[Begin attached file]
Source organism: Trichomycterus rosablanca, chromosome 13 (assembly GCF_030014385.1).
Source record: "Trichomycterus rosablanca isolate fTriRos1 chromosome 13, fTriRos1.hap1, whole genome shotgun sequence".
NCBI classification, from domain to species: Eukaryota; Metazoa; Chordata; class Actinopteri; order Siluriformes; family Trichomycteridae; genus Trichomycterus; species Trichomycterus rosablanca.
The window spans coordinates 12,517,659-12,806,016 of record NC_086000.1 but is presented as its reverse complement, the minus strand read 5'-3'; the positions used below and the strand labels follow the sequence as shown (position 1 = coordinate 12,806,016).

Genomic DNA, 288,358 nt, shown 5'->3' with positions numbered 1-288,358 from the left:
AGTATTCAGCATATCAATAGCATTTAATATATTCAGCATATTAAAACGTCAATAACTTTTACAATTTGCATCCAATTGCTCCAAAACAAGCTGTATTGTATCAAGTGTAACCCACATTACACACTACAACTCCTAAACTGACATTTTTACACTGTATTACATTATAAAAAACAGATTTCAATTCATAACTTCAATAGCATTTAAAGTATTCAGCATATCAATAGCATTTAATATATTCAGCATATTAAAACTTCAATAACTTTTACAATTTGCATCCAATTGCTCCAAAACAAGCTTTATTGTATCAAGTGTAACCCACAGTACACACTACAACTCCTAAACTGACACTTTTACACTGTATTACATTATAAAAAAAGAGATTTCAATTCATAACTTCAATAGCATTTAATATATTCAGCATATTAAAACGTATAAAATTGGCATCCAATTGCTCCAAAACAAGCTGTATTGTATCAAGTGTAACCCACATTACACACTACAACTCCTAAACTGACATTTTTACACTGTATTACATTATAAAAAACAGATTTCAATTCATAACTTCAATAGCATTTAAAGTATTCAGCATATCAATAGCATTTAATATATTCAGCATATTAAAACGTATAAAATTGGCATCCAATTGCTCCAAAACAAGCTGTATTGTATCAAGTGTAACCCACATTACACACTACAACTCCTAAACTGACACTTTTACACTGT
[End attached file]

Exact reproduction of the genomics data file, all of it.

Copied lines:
Source organism: Trichomycterus rosablanca, chromosome 13 (assembly GCF_030014385.1).
Source record: "Trichomycterus rosablanca isolate fTriRos1 chromosome 13, fTriRos1.hap1, whole genome shotgun sequence".
NCBI classification, from domain to species: Eukaryota; Metazoa; Chordata; class Actinopteri; order Siluriformes; family Trichomycteridae; genus Trichomycterus; species Trichomycterus rosablanca.
The window spans coordinates 12,517,659-12,806,016 of record NC_086000.1 but is presented as its reverse complement, the minus strand read 5'-3'; the positions used below and the strand labels follow the sequence as shown (position 1 = coordinate 12,806,016).

Genomic DNA, 288,358 nt, shown 5'->3' with positions numbered 1-288,358 from the left:
AGTATTCAGCATATCAATAGCATTTAATATATTCAGCATATTAAAACGTCAATAACTTTTACAATTTGCATCCAATTGCTCCAAAACAAGCTGTATTGTATCAAGTGTAACCCACATTACACACTACAACTCCTAAACTGACATTTTTACACTGTATTACATTATAAAAAACAGATTTCAATTCATAACTTCAATAGCATTTAAAGTATTCAGCATATCAATAGCATTTAATATATTCAGCATATTAAAACTTCAATAACTTTTACAATTTGCATCCAATTGCTCCAAAACAAGCTTTATTGTATCAAGTGTAACCCACAGTACACACTACAACTCCTAAACTGACACTTTTACACTGTATTACATTATAAAAAAAGAGATTTCAATTCATAACTTCAATAGCATTTAATATATTCAGCATATTAAAACGTATAAAATTGGCATCCAATTGCTCCAAAACAAGCTGTATTGTATCAAGTGTAACCCACATTACACACTACAACTCCTAAACTGACATTTTTACACTGTATTACATTATAAAAAACAGATTTCAATTCATAACTTCAATAGCATTTAAAGTATTCAGCATATCAATAGCATTTAATATATTCAGCATATTAAAACGTATAAAATTGGCATCCAATTGCTCCAAAACAAGCTGTATTGTATCAAGTGTAACCCACATTACACACTACAACTCCTAAACTGACACTTTTACACTGT